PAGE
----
Whether Anyone May Licitly Receive Holy Orders Without Canonical Mission?

In his latest, Steve Speray says, 

“Probably against my better judgment, I’m going to reply to it even though it’s so bad. However, it gives me an opportunity to demonstrate how the home-alone position attracts real know-nothings.” 

And further on, Speray asserts:

“I demonstrated clearly how our clergy are rightly ordained and sent using Bishop Carmona’s explanation. Apparently, Robbins doesn’t understand what he reads.” 

And then, he says: 

“On my survival mode point, Robbins states, ‘Steve makes the argument that one is able to break the law when required to do so for survival.’ This is an outrageous lie. I’ve made it clear that our clergy are not breaking the law but are following the spirit of the law and not sinning against it.”

Finally, Steve concludes: 

“I expect Robbins to reply again with more buffoonery, more lies, and more hypocrisy. After all, he believes he can ignore, twist, or break ecclesiastical laws and publish without permission since he has made himself the final authority in his churchless world. This is to be expected from home-aloners because they’ve lost the Church. It only exists in their imaginary dream world where they pretend to be hobbits cuddled together in their little cottages.”

Well, happily (from my Hobbit hole in which I am fated until my doom to remain a know-nothing on account of my pleasure I receive herein, smoking my Longbottom Leaf, feet up, and not violating Divine precepts) I did manage to write a reply, but whether it is full of buffoonery, lies and hypocrisy, the world and God may judge. I have attempted to demonstrate—actually demonstrate as opposed to what Steve does which is merely assert without logical proof from authority and reason—what the Church teaches concerning this business of holy orders and canonical mission, based upon my reading and understanding of Carmona and what the Church teaches. Whether I understood what I read, I will, again, leave to the world and God to be judge.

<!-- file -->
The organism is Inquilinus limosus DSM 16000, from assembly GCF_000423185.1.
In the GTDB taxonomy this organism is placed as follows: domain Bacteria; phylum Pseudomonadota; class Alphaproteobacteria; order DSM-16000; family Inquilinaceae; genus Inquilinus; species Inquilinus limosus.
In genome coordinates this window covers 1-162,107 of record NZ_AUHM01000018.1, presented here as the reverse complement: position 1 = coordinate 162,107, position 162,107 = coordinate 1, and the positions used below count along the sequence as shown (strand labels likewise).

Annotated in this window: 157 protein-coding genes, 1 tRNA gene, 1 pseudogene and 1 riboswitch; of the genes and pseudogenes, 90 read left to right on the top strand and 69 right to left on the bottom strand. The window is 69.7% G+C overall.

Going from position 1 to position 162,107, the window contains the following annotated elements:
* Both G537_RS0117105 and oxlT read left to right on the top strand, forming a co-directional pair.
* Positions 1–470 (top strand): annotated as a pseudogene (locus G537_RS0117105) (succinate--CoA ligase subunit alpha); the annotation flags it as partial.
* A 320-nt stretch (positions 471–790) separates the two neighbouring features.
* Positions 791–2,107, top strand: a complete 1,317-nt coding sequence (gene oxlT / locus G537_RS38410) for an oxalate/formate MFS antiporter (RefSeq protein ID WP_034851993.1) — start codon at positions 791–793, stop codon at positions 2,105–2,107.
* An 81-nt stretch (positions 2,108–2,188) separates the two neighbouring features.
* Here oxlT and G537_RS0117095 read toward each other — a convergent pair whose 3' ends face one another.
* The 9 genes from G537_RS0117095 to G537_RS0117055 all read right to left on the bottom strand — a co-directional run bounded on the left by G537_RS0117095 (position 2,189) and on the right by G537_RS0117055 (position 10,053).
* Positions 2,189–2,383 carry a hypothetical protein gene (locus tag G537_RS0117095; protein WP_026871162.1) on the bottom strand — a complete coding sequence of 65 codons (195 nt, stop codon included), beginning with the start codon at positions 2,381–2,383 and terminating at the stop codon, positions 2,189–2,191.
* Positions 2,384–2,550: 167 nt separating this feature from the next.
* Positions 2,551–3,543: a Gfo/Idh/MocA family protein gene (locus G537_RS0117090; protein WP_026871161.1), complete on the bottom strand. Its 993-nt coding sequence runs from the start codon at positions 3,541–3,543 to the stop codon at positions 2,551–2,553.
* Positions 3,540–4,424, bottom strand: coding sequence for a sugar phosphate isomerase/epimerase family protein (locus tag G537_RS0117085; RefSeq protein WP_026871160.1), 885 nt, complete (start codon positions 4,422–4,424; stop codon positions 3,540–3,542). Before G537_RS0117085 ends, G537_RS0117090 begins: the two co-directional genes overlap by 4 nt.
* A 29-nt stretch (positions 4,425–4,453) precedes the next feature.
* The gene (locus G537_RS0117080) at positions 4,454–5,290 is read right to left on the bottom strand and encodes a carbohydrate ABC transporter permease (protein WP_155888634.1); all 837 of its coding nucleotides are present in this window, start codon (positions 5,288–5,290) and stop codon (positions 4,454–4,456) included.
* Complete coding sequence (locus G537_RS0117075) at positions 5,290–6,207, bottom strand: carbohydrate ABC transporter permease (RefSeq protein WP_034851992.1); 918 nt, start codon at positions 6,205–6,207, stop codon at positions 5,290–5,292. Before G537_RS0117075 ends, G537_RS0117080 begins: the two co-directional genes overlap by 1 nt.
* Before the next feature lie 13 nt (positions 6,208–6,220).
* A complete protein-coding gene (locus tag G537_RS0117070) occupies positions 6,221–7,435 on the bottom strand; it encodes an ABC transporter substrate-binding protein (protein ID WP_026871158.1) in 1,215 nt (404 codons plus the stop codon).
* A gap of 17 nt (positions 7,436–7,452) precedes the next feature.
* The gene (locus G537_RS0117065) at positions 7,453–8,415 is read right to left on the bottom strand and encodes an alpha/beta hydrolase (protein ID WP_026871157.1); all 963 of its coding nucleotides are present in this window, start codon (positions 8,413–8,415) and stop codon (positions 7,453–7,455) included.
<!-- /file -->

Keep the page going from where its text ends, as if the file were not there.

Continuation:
It is my sincerest desire that it be read with the same spirit of care and attention with which it was written and that if there be any falsehood found therein, Mr. Speray may have the goodness to point out wherein it errs. But that if there be no falsehood found, then perhaps a civil and truly Catholic discourse on the problems facing us Catholics may be broached, so that we do not become:  

“Ships that pass in the night, and speak each other in passing,

Only a signal shown and a distant voice in the darkness;

So on the ocean of life, we pass and speak one another,

Only a look and a voice, then darkness again and a silence.”

Whether anyone may licitly receive holy orders without canonical mission?

Objection 1: It would seem that those who do not have a mission in the Church are able to act as ministers of the sacraments. For, as Pope Gregory IX declares in the fourth rule of his decretal, “What is not lawful by law, necessity makes lawful.” But holy orders are necessary for salvation, insofar as the sacraments are necessary for salvation, and holy orders are necessary for the sacraments. Thus, holy orders are licitly received in a time of necessity without canonical mission. 

Objection 2: Further, according to Rule eighty-eight of Boniface VIII, “It is certain that one sins against the rule who adheres to the letter and leaves aside the spirit,” hence, it is unjust to impute to the legislator a desire to greatly harm the Church during a vacancy of the Holy See by forbidding the ordination of bishops and priests. Therefore, it is not only lawful to receive holy orders but a sin not to receive holy orders without canonical mission through a strict adherence to the letter of the law.